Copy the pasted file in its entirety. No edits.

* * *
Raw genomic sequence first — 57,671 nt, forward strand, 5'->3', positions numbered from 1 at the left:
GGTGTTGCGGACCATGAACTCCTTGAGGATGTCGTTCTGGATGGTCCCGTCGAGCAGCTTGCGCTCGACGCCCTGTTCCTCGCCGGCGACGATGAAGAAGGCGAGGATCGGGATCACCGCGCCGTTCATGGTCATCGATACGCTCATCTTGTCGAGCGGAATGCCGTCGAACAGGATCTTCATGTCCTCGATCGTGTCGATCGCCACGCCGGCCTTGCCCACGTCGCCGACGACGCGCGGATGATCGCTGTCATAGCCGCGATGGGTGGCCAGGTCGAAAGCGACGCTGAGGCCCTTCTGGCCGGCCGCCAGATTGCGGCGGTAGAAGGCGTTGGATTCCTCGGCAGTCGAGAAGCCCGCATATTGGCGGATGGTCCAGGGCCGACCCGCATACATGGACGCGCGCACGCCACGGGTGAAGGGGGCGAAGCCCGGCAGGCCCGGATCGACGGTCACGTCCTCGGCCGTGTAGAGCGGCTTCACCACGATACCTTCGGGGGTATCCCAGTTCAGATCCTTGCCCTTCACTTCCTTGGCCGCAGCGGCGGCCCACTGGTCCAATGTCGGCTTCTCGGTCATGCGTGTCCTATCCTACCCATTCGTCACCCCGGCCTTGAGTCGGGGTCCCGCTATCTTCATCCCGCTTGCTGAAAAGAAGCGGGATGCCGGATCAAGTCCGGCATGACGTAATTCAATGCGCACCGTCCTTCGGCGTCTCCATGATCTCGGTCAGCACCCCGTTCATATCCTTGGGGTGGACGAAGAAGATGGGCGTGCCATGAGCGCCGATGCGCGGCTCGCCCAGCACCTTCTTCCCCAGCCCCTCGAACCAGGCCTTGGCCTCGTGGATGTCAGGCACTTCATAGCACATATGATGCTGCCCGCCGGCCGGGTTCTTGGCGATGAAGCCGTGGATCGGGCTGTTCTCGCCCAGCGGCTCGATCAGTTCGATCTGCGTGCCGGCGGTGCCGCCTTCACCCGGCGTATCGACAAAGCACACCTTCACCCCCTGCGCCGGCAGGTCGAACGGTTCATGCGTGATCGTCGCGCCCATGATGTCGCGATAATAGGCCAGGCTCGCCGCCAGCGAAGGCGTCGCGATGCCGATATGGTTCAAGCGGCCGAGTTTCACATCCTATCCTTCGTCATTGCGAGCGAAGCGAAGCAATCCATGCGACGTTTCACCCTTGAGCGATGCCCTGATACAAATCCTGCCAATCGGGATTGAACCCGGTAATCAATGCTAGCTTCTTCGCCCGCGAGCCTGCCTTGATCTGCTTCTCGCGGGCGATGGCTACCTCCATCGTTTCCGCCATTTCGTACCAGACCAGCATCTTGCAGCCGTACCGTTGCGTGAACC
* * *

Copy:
Raw genomic sequence first — 57,671 nt, forward strand, 5'->3', positions numbered from 1 at the left:
GGTGTTGCGGACCATGAACTCCTTGAGGATGTCGTTCTGGATGGTCCCGTCGAGCAGCTTGCGCTCGACGCCCTGTTCCTCGCCGGCGACGATGAAGAAGGCGAGGATCGGGATCACCGCGCCGTTCATGGTCATCGATACGCTCATCTTGTCGAGCGGAATGCCGTCGAACAGGATCTTCATGTCCTCGATCGTGTCGATCGCCACGCCGGCCTTGCCCACGTCGCCGACGACGCGCGGATGATCGCTGTCATAGCCGCGATGGGTGGCCAGGTCGAAAGCGACGCTGAGGCCCTTCTGGCCGGCCGCCAGATTGCGGCGGTAGAAGGCGTTGGATTCCTCGGCAGTCGAGAAGCCCGCATATTGGCGGATGGTCCAGGGCCGACCCGCATACATGGACGCGCGCACGCCACGGGTGAAGGGGGCGAAGCCCGGCAGGCCCGGATCGACGGTCACGTCCTCGGCCGTGTAGAGCGGCTTCACCACGATACCTTCGGGGGTATCCCAGTTCAGATCCTTGCCCTTCACTTCCTTGGCCGCAGCGGCGGCCCACTGGTCCAATGTCGGCTTCTCGGTCATGCGTGTCCTATCCTACCCATTCGTCACCCCGGCCTTGAGTCGGGGTCCCGCTATCTTCATCCCGCTTGCTGAAAAGAAGCGGGATGCCGGATCAAGTCCGGCATGACGTAATTCAATGCGCACCGTCCTTCGGCGTCTCCATGATCTCGGTCAGCACCCCGTTCATATCCTTGGGGTGGACGAAGAAGATGGGCGTGCCATGAGCGCCGATGCGCGGCTCGCCCAGCACCTTCTTCCCCAGCCCCTCGAACCAGGCCTTGGCCTCGTGGATGTCAGGCACTTCATAGCACATATGATGCTGCCCGCCGGCCGGGTTCTTGGCGATGAAGCCGTGGATCGGGCTGTTCTCGCCCAGCGGCTCGATCAGTTCGATCTGCGTGCCGGCGGTGCCGCCTTCACCCGGCGTATCGACAAAGCACACCTTCACCCCCTGCGCCGGCAGGTCGAACGGTTCATGCGTGATCGTCGCGCCCATGATGTCGCGATAATAGGCCAGGCTCGCCGCCAGCGAAGGCGTCGCGATGCCGATATGGTTCAAGCGGCCGAGTTTCACATCCTATCCTTCGTCATTGCGAGCGAAGCGAAGCAATCCATGCGACGTTTCACCCTTGAGCGATGCCCTGATACAAATCCTGCCAATCGGGATTGAACCCGGTAATCAATGCTAGCTTCTTCGCCCGCGAGCCTGCCTTGATCTGCTTCTCGCGGGCGATGGCTACCTCCATCGTTTCCGCCATTTCGTACCAGACCAGCATCTTGCAGCCGTACCGTTGCGTGAACC